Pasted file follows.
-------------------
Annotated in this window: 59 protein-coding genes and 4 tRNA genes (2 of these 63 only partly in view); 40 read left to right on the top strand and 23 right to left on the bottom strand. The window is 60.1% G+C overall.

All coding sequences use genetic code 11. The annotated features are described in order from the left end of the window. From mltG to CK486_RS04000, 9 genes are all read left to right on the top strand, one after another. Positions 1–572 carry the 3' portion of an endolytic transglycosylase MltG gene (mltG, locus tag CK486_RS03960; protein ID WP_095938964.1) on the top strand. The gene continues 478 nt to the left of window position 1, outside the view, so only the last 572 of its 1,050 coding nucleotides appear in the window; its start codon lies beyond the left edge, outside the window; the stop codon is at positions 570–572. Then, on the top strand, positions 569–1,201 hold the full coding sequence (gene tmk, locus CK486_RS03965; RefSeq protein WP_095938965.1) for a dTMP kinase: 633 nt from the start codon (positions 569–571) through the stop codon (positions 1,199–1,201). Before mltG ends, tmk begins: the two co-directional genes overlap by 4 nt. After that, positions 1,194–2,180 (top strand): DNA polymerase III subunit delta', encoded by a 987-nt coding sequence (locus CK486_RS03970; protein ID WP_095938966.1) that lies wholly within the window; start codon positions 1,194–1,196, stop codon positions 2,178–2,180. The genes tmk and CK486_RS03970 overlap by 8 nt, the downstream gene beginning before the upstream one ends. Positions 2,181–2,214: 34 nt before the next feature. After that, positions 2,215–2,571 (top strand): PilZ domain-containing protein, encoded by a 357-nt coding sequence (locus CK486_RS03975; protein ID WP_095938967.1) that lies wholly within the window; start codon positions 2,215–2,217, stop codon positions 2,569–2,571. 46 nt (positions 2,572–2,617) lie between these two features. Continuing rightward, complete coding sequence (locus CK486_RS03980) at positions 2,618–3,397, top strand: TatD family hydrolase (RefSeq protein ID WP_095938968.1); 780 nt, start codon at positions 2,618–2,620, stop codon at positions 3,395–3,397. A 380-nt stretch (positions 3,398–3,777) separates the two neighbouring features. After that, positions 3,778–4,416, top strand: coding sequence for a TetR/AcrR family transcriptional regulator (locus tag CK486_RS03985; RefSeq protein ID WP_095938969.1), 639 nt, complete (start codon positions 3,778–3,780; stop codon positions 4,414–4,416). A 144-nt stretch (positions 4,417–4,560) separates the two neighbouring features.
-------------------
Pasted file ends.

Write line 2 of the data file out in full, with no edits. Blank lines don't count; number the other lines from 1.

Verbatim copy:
All coding sequences use genetic code 11. The annotated features are described in order from the left end of the window. From mltG to CK486_RS04000, 9 genes are all read left to right on the top strand, one after another. Positions 1–572 carry the 3' portion of an endolytic transglycosylase MltG gene (mltG, locus tag CK486_RS03960; protein ID WP_095938964.1) on the top strand. The gene continues 478 nt to the left of window position 1, outside the view, so only the last 572 of its 1,050 coding nucleotides appear in the window; its start codon lies beyond the left edge, outside the window; the stop codon is at positions 570–572. Then, on the top strand, positions 569–1,201 hold the full coding sequence (gene tmk, locus CK486_RS03965; RefSeq protein WP_095938965.1) for a dTMP kinase: 633 nt from the start codon (positions 569–571) through the stop codon (positions 1,199–1,201). Before mltG ends, tmk begins: the two co-directional genes overlap by 4 nt. After that, positions 1,194–2,180 (top strand): DNA polymerase III subunit delta', encoded by a 987-nt coding sequence (locus CK486_RS03970; protein ID WP_095938966.1) that lies wholly within the window; start codon positions 1,194–1,196, stop codon positions 2,178–2,180. The genes tmk and CK486_RS03970 overlap by 8 nt, the downstream gene beginning before the upstream one ends. Positions 2,181–2,214: 34 nt before the next feature. After that, positions 2,215–2,571 (top strand): PilZ domain-containing protein, encoded by a 357-nt coding sequence (locus CK486_RS03975; protein ID WP_095938967.1) that lies wholly within the window; start codon positions 2,215–2,217, stop codon positions 2,569–2,571. 46 nt (positions 2,572–2,617) lie between these two features. Continuing rightward, complete coding sequence (locus CK486_RS03980) at positions 2,618–3,397, top strand: TatD family hydrolase (RefSeq protein ID WP_095938968.1); 780 nt, start codon at positions 2,618–2,620, stop codon at positions 3,395–3,397. A 380-nt stretch (positions 3,398–3,777) separates the two neighbouring features. After that, positions 3,778–4,416, top strand: coding sequence for a TetR/AcrR family transcriptional regulator (locus tag CK486_RS03985; RefSeq protein ID WP_095938969.1), 639 nt, complete (start codon positions 3,778–3,780; stop codon positions 4,414–4,416). A 144-nt stretch (positions 4,417–4,560) separates the two neighbouring features.